A Prophetic Rejection of Sectarianism and Defense of Human Rights in the Middle East

In a remarkable communiqué, the Assembly of the Catholic Ordinaries of the Holy Land has put Christian persecution in the Middle East in the wake of the Arab Spring in the proper perspective. The persecution of Christians in the region is real and gravely serious, but it does not exist in isolation. Other groups are also face persecution, and since our commitment to human rights must be universal to be authentically Christian, we cannot ignore their plight and focus exclusively on our co-religionists.

There is no doubt that the recent upheavals in the Middle East, initially called the Arab Spring, have opened the way for extremist groups and forces that, in the name of a political interpretation of Islam, are wreaking havoc in many countries, particularly in Iraq, Egypt and Syria. There is no doubt that many of these extremists consider Christians as infidels, as enemies, as agents of hostile foreign powers or simply as an easy target for extortion.

However, in the name of truth, we must point out that Christians are not the only victims of this violence and savagery. Secular Muslims, all those defined as “heretic”, “schismatic” or simply “non-conformist” are being attacked and murdered in the prevailing chaos. In areas where Sunni extremists dominate, Shiites are being slaughtered. In areas where Shiite extremists dominate, Sunnis are being killed. Yes, the Christians are at times targeted precisely because they are Christians, having a different set of beliefs and unprotected. However they fall victim alongside many others who are suffering and dying in these times of death and destruction. They are driven from their homes alongside many others and together they become refugees, in total destitution.

Even more important, however, is the prophetic call to reject the Faustian bargain of supporting brutal, repressive regimes because of the favoritism they show toward Christians. In rejecting this sectarian mentality and embracing the Church’s commitment to human rights for all, there is a willingness to accept the Way of the Cross rather than taking the easy path that might seem to offer greater security.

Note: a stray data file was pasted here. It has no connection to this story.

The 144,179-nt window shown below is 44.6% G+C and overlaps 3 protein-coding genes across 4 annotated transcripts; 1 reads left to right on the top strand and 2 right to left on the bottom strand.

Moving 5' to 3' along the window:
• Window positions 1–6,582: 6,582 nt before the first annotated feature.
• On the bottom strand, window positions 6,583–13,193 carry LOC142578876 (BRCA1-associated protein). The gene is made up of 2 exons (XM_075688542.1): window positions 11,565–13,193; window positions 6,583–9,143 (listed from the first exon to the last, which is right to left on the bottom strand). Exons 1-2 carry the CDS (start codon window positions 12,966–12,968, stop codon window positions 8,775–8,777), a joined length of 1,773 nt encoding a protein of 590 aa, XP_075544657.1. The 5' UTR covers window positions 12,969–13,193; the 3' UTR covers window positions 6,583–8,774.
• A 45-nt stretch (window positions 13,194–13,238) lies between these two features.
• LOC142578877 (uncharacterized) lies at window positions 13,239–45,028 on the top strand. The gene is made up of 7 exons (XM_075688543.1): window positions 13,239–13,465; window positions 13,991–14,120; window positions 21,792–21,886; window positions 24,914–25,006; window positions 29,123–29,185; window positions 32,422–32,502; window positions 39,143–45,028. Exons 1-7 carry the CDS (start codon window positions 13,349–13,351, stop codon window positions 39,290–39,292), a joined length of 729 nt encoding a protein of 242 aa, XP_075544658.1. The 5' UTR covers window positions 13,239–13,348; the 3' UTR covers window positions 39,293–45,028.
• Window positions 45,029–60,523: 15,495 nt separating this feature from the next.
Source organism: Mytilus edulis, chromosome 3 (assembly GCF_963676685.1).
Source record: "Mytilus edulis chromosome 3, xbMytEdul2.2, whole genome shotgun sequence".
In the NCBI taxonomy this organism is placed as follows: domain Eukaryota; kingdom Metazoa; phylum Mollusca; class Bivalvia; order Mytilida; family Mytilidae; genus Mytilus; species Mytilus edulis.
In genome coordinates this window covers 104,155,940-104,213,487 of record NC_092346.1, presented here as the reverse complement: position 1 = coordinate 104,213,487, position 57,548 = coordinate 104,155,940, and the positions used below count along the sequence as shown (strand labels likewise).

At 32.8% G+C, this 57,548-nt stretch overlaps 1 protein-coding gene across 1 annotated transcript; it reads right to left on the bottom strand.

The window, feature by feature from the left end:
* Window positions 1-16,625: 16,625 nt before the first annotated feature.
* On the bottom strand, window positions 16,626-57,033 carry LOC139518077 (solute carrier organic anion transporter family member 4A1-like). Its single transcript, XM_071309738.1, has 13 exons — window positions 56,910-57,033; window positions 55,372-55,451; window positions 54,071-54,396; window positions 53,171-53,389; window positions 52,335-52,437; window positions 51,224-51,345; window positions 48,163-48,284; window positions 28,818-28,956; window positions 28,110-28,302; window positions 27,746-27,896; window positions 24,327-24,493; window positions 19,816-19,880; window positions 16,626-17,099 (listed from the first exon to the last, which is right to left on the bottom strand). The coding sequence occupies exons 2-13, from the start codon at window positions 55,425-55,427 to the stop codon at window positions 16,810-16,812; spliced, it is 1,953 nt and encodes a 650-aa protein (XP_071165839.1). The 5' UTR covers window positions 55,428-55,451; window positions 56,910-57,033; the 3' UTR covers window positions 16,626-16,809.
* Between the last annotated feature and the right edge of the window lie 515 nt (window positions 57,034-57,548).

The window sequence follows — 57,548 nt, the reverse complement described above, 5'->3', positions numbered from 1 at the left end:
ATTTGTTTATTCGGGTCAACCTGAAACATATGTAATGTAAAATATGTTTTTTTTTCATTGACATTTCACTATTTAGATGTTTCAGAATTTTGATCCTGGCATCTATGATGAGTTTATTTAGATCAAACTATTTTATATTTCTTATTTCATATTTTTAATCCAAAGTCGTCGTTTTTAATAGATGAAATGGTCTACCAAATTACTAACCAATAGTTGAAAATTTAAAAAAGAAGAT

These uprisings began because the peoples of the Middle East dreamed of a new age of dignity, democracy, freedom and social justice. Dictatorial regimes, which had guaranteed “law and order”, but at the terrible price of military and police repression, fell. With them, the order they had imposed crumbled. Christians had lived in relative security under these dictatorial regimes. They feared that, if this strong authority disappeared, chaos and extremist groups would take over, seizing power and bringing about violence and persecution. Therefore some Christians tended to defend these regimes. Instead, loyalty to their faith and concern for the good of their country, should perhaps have led them to speak out much earlier, telling the truth and calling for necessary reforms, in view of more justice and respect of human rights, standing alongside both many courageous Christians and Muslims who did speak out.

The contrast between this prophetic statement and the support some Christian leaders have given to regimes that engage in mass murder or other forms of counterrevolutionary repression could not be starker. And not only does the Assembly reject a sectarian mindset, it calls for cooperation across religious lines:

Christians and Muslims need to stand together against the new forces of extremism and destruction. All Christians and many Muslims are threatened by these forces that seek to create a society devoid of Christians and where only very few Muslims will be at home. All those who seek dignity, democracy, freedom and prosperity are under attack. We must stand together and speak out in truth and freedom.

It is easy to understand why Christians might favor brutal dictatorships when terrorists and other extremists are just a few miles away, threatening to impose totalitarianism and persecute all of those who do not fit into their dystopian fantasies. We can understand why frightened Christians might believe the propaganda and lies of those who exaggerate the strength of extremists to preserve their own power.

But we should expect more from our Christian leaders—from bishops and those at the Vatican. We should expect an affirmation of the core tenets of Catholic Social Teaching and the non-sectarian application of our universal values. We should expect the type of authentic Christian witness that is present in this letter.